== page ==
Gender Dimension to Farmers’ Perception of the National Fadama Development Project Phase III in Kogi State is a well-researched topic, it can be used as a guide or framework for your Academic Research
The study evaluated the perception of farmers of the Third National Fadama Project in Kogi state with particular interest on the gender dimension. A multistage random sampling technique was used in selecting the respondents while structured interview schedule was used for data collection. Samples of 20 farmers were selected in 5 local government areas to give a total of 100 respondents. Data were analyzed with frequency, percentages, mean, standard deviation and t-test. The result indicates that the mean membership composition of the groups by gender was about 5 for both male and female. The major source of information for the male was radio (90.1) while for the female was Buyers (75.9). The test of difference (t-test) shows that the male and female differ significantly on 2 activities and did not differ significantly on 10 activities. The result also shows that the male and female beneficiaries do not differ significantly in their attitudes to project (P< 0.05) with only one item having significant difference. There
were only 2 being untimely disbursement and Lack of ready market to sell the increased output as a result of securing productive asset out the 20 possible constraints where the male and female participant differ (P< 0.05).
These 2 constraints are Untimely disbursement of inputs (t=4.53 p<0.05)
and Lack of ready market to sell the increased output as a result of securing productive asset (t= 5.59, p<0.05). The study therefore concluded that there is no significant disparity in the perception of the Third National Fadama Project in Kogi State based on gender and as such recommends that intervention programmes should be gender sensitive.
The National Fadama Development Program (NFDP) came on board as a
result of the success recorded by the small scale irrigation projects carried out by the Agricultural Development Programs (ADPs) in fadama areas. ‘‘Fadama’’ is a Hausa name for irrigable land usually low-lying plains underlay by shallow aquifers found along Nigeria’s major river systems. Such lands are especially suitable for irrigated production and fishing, and traditionally provide feed and water for livestock. The
enormous potential of this land is only partially developed (World Bank, 2008).
According to Akinola (2003), the Fadama I which was the first phase of the Fadama Development Project was implemented between 1992 and 1998 and it concentrated on the production of arable crops only. The project adopted the Small Scale Irrigated Farming System (SSIFS), as the preferred option because of its cost saving features when compared with large scale irrigation projects in Nigeria. The National Fadama
Development Project performed very well in some states such as kano and plateau states and only fairly in others (Akinola, 2003). The National Fadama Development Project (NFDP), phase II was jointly sponsored by the World Bank and the African Development Bank (ADB). The purpose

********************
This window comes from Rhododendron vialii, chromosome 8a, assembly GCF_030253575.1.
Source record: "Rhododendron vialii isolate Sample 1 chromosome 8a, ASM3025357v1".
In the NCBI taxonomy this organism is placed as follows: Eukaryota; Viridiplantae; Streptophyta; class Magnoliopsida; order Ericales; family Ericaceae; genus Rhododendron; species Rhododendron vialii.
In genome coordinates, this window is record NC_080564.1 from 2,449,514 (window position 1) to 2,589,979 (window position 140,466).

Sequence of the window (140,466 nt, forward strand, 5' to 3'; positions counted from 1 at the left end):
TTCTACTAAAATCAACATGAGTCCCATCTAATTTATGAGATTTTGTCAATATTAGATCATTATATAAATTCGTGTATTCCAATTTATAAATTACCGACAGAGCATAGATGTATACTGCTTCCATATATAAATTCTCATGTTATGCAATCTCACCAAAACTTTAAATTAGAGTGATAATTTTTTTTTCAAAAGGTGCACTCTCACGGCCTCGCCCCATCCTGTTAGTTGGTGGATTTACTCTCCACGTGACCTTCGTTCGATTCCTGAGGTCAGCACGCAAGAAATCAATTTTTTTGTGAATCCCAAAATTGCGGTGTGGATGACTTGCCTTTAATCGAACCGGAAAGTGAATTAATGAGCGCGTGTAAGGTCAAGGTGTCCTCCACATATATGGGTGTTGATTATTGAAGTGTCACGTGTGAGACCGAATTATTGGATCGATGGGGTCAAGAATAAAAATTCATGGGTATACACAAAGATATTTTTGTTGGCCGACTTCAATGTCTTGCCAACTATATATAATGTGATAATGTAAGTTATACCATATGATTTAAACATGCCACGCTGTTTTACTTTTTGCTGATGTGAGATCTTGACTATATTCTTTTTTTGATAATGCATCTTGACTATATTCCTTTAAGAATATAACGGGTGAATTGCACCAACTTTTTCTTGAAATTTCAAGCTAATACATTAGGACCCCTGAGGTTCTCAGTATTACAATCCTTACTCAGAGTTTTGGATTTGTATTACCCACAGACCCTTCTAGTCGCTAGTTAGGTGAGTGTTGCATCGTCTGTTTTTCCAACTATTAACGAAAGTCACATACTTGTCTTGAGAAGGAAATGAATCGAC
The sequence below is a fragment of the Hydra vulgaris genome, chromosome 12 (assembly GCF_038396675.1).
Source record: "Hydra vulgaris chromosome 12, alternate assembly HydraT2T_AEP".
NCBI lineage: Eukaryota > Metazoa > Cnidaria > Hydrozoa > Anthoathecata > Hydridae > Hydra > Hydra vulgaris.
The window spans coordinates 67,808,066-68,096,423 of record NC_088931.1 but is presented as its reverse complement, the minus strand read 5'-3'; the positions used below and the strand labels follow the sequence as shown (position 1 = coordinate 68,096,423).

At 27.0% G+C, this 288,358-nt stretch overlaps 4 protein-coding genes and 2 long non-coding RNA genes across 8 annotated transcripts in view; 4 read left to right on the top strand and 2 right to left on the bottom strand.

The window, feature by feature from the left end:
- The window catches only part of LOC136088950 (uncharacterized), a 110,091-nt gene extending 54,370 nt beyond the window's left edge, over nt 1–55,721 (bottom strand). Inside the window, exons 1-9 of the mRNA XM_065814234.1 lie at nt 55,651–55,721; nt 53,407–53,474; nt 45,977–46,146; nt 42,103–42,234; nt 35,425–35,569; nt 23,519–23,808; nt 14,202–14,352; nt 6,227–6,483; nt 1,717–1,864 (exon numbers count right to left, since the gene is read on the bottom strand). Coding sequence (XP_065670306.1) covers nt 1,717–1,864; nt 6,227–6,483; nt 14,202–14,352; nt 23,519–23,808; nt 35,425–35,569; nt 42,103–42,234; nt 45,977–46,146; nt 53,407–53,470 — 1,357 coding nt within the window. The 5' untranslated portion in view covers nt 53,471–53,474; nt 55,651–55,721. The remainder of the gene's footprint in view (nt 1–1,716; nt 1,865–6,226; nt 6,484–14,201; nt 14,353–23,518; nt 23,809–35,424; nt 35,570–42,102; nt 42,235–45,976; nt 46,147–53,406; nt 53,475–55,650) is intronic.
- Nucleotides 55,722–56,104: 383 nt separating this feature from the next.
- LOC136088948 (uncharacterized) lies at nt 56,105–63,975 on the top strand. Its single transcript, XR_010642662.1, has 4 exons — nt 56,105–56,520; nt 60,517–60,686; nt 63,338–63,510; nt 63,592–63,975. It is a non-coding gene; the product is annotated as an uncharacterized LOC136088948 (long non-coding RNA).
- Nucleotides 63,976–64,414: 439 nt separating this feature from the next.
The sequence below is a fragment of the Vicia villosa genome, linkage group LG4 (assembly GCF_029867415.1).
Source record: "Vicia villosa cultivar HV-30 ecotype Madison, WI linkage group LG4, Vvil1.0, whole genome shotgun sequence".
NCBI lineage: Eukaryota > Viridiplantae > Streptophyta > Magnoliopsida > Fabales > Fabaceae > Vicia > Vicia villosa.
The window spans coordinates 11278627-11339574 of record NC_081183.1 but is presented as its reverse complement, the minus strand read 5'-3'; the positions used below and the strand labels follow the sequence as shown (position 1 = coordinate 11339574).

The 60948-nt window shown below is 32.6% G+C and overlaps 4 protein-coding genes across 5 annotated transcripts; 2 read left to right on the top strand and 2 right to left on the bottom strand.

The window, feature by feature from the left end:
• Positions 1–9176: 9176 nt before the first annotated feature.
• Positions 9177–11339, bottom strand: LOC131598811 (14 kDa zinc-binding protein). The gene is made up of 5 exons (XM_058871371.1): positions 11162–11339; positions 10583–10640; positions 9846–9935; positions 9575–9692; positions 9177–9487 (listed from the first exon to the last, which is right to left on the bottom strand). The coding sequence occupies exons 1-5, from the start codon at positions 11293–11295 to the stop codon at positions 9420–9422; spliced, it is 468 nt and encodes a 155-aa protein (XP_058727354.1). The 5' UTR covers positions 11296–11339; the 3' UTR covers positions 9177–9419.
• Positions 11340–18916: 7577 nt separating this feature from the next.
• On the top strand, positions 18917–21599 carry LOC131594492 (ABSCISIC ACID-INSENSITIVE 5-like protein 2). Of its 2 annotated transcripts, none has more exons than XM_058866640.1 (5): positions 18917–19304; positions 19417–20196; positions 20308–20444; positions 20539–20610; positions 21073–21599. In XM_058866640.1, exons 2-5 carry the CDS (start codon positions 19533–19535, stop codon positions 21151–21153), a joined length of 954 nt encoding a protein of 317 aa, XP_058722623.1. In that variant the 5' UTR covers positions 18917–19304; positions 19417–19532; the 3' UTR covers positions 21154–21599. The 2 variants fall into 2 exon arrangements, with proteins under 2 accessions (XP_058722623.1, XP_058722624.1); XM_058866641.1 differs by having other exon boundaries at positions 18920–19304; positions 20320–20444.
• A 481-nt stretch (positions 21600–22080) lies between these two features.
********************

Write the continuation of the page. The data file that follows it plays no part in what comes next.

of this phase was to increase the income of fadama users, namely farmers, pastoralists, fishers, hunters and others. The project was implemented over six years in 18 states. Fadama II recorded considerable success, although not without her challenges and shortcomings. According to International Food Policy Research Institute (2007), the project had limited impact on income among the poorer households because the poor were unable to pay their beneficiaries’ contribution for
productive assets. This was because fadama II did not involve credit service providers who could help beneficiaries pay their contribution by providing loans to the poor.
Fadama III project is a follow up to the successful Fadama II project and
became loan disbursement effective on March, 2009 (Kogi ADP-SFCO, 2009) in Kogi State. The development objective of Fadama III Project which is sponsored by the International Development Association (IDA) was to sustainably increase the incomes of fadama users. By increasing their incomes, the Project would help reduce rural poverty, increase food security and would have invariably contributed to the achievement of a key Millennium Development Goals (MDG) (World Bank, 2008). The
Third National Fadama Development Project (Fadama III) aimed at sustainably increasing the income of Fadama resource users by directly delivering resources to the beneficiary rural communities, efficiently and effectively, and empowering them to collectively decide on how resources are allocated and managed for their livelihood activities and to participate in the design and execution of their subprojects.
Meanwhile Fadama III was equipped with measures to correct the shortcomings of Fadama II. New components such as fadama user equity fund, adaptive research support and mainstreaming of sustainable land management were incorporated into the project (Nkonya, et al (2010).